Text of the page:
“Luxury, beauty and history in Calvados country, along with easy-going hosts whose attention to detail is a joy”
The sumptuous bedrooms are reached via a decorative metal-bannistered landing running around an Italianate ‘well’. Suites are the grandest, with private salons and dressing rooms. Chambres are cosier. All have original polished floorboards and superb reproductions of drawings, engravings, oil paintings and portraits. Six feather pillows top regal beds, linen is white and organic, and mattresses, we are told, are divine.
The big handsome Chambre des Fragrances is decorated in the style of Napoleon III in creams, puttys and blacks, and has views that swoop over the Orangery gardens to a medieval ruin on a far hill. How romantic is that? Larger still is Suite des Blancs (not ‘blanc’ but muted reds and moody purples), furnished in Empire style, with 2-toned grey painted panelling and a dressing room with a majestic antique mirror. Great windows overlook the gardens, the chapel and, to the front, the inner courtyard. This room can also be booked as a Chambre, without the dressing and sitting room.
Most magnificent of all is Suite des Rubans decorated in gentle 19th-century Gustavian tones, scattered with Louis XVI-style furniture, antique porcelain wash basins, an exquisite Persian carpet, and 8 luminous windows with more views. A seductive suite for a family of 4.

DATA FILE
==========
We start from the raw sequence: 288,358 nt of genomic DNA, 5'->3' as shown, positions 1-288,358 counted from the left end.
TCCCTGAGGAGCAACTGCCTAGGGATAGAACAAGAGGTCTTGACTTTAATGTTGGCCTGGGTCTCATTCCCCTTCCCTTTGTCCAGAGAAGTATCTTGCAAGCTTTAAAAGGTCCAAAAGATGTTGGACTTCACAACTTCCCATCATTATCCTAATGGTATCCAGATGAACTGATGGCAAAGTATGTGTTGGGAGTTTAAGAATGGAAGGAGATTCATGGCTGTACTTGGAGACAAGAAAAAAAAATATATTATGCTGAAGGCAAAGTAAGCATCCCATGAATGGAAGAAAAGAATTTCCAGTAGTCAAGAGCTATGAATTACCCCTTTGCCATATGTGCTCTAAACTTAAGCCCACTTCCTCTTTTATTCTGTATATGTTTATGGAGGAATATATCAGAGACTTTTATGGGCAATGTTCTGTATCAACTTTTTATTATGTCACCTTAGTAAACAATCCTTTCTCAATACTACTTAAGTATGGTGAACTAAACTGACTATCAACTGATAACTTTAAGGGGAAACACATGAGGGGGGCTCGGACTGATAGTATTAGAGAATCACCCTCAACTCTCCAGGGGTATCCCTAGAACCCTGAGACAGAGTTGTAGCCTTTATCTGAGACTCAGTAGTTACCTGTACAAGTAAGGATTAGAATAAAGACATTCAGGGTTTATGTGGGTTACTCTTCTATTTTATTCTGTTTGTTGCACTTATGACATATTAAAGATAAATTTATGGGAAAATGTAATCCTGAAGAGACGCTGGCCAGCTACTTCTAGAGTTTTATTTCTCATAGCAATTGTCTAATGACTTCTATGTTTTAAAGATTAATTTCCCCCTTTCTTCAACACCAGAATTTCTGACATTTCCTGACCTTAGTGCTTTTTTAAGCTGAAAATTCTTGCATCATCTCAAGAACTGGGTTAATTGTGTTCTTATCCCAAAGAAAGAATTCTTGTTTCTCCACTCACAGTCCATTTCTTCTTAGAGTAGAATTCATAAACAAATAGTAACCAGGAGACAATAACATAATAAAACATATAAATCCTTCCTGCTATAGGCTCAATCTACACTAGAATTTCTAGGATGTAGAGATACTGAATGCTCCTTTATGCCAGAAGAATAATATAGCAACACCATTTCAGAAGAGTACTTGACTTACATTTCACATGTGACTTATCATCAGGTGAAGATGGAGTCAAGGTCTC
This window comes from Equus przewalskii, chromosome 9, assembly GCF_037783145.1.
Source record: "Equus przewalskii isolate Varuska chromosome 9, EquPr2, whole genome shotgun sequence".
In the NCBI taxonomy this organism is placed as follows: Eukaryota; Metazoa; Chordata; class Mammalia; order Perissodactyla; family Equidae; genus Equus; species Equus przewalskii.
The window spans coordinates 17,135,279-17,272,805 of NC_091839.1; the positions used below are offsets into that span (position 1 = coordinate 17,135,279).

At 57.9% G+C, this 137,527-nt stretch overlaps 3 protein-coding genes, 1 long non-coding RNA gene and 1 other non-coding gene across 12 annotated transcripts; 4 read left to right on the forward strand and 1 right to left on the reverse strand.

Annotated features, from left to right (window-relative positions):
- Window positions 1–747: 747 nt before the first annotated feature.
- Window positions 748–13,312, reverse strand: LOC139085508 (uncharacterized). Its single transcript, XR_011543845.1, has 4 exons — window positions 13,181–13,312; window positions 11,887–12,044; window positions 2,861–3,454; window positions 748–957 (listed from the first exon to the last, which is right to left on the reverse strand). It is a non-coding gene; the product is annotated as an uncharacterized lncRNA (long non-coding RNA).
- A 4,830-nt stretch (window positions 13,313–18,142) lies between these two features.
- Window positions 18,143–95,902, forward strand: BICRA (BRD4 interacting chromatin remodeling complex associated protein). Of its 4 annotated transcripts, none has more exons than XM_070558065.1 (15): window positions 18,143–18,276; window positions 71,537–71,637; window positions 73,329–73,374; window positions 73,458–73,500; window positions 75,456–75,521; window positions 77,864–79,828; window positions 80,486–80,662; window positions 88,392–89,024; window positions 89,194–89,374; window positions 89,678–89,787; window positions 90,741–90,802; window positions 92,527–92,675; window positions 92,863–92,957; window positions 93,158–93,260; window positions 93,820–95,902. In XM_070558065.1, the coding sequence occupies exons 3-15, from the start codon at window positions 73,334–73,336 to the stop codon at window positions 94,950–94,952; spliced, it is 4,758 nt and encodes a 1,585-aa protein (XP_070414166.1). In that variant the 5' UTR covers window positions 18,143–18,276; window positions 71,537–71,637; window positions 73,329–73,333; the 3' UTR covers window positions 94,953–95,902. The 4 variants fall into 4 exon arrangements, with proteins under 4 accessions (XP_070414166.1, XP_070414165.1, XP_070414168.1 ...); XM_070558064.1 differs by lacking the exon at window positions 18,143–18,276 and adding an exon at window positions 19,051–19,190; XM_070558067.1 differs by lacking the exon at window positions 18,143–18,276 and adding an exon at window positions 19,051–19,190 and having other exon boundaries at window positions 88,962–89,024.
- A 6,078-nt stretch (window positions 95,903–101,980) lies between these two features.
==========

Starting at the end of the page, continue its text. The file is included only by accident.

On the second floor is the intimate Suite des Pensées, decorated in Directoire style with a hint of theatre in pictures and accessories, and a bedspread embroidered with exquisite pastel flowers - excitingly reached via a small wood-panelled anteroom with a ‘secret’ door. Chambre des Esquisses is on a cosier scale and decorated in late 19th-century ‘orientaliste’ style. Tall table lamps add a glow to a palette of white, cream, grey and moss green. As for the bathroom, intricately tiled in Andalucian style, it is as huge and as fabulous as all the rest, with metre-wide bath tubs, snowy bathrobes and classy toiletries. Chambre des Levants is the smallest room and completes the set on the second floor.
The breakfasts are an event in themselves. Delicious pastries and warm breads are accompanied by runny honey and local jams, with fruit juices and fragrant hot coffee on hand to refresh and revive. White linen, as stiff as a wimple, adds to the sense of occasion.
Note that there are no tea- or coffee-making facilities in the bedrooms, but they are on offer in the main salon downstairs.
For lunch or dinner, there are numerous restaurants a short drive away, and your hosts are more than happy to make recommendations and book tables for you. Normandy food is famously rich. If you want to do the local thing, try a 'Trou Normand' - a shot of Calvados taken with apple ice cream to clear the palate between courses. Other local appley delights include pear liqueur, pear and apple ciders and Benedictine, taken post-meal as a digestif. Other goodies in the Norman basket include pungent cheeses and fresh oysters. Most local towns have weekly markets from which you can easily put together a spectacular picnic.
Not an obvious destination for families, but the owners have a young child themselves, and children who stay are made very welcome. There are extra beds and baby cots to borrow.
Babies (0-1 years), Toddlers (1-4 years), Children (4-12 years)
The Chambres can fit 1 baby cot or 1 rollaway bed; the Suites can fit 2 baby cots or rollaway beds. Suite des Blancs and Suite des Rubans can inter-connect.